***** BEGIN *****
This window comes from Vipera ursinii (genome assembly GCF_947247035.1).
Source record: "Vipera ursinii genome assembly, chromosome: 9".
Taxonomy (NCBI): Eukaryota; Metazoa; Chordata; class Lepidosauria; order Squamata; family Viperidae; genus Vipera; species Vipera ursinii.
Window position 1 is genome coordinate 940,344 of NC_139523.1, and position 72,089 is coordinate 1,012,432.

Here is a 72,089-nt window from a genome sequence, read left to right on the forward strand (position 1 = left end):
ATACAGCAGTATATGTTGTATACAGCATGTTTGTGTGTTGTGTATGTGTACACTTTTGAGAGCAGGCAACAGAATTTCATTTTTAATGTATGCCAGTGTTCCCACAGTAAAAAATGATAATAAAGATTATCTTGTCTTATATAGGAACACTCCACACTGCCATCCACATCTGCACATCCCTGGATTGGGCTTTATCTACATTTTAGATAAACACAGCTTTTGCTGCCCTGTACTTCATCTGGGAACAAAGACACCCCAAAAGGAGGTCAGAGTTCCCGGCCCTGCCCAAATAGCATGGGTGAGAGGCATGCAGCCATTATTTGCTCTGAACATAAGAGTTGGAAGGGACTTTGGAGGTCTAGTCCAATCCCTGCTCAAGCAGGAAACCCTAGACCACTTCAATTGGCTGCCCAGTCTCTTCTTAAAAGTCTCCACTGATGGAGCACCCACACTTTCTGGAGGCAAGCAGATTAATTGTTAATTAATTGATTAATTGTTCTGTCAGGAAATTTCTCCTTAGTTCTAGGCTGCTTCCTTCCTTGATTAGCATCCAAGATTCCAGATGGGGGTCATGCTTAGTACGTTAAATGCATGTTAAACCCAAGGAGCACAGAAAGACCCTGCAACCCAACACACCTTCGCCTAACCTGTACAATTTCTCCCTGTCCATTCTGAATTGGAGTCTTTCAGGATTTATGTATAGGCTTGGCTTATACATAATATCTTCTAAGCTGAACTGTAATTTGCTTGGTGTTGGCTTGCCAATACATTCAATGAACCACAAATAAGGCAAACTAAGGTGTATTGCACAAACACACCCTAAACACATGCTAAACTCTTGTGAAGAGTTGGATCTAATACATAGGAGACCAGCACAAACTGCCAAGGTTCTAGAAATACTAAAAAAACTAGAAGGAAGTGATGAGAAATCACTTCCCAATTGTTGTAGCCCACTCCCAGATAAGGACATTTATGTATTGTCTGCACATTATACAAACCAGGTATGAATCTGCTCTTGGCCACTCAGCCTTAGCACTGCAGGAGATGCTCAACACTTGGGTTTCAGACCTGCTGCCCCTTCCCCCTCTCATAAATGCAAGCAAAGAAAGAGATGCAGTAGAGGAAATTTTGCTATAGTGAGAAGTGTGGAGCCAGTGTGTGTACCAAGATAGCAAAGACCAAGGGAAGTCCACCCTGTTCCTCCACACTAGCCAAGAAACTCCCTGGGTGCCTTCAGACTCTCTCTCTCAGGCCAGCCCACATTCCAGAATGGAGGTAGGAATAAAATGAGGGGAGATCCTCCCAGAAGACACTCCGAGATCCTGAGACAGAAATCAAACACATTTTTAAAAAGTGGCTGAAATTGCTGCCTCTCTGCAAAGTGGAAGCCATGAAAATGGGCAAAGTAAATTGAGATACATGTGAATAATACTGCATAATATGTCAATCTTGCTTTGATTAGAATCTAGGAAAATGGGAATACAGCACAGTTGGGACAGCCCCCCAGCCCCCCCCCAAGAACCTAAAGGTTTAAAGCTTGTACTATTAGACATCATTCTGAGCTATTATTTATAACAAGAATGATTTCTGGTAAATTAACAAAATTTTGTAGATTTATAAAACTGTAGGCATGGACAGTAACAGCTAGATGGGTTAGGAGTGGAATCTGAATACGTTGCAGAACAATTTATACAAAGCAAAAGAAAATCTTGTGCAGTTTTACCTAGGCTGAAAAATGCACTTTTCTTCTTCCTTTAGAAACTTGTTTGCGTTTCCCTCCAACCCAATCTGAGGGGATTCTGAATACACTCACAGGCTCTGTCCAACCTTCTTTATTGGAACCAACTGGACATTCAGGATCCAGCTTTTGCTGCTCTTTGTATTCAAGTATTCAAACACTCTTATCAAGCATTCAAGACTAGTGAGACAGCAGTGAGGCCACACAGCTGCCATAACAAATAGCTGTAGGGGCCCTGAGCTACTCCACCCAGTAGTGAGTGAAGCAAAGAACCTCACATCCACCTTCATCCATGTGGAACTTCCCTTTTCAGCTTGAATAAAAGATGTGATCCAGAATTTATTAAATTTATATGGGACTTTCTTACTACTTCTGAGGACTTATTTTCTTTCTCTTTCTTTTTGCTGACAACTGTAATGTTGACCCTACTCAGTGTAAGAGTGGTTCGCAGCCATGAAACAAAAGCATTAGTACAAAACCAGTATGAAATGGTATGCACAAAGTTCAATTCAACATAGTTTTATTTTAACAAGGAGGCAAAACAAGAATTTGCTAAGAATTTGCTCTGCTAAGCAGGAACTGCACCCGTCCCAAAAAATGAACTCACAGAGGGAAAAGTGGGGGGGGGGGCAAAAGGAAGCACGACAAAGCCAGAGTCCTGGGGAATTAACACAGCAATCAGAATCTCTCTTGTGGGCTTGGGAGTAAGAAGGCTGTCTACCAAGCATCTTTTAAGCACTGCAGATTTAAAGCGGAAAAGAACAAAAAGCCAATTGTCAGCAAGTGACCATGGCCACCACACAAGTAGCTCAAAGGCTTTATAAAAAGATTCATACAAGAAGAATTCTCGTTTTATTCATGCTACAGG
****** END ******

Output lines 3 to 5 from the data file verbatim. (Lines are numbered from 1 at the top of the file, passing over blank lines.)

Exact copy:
Taxonomy (NCBI): Eukaryota; Metazoa; Chordata; class Lepidosauria; order Squamata; family Viperidae; genus Vipera; species Vipera ursinii.
Window position 1 is genome coordinate 940,344 of NC_139523.1, and position 72,089 is coordinate 1,012,432.

Here is a 72,089-nt window from a genome sequence, read left to right on the forward strand (position 1 = left end):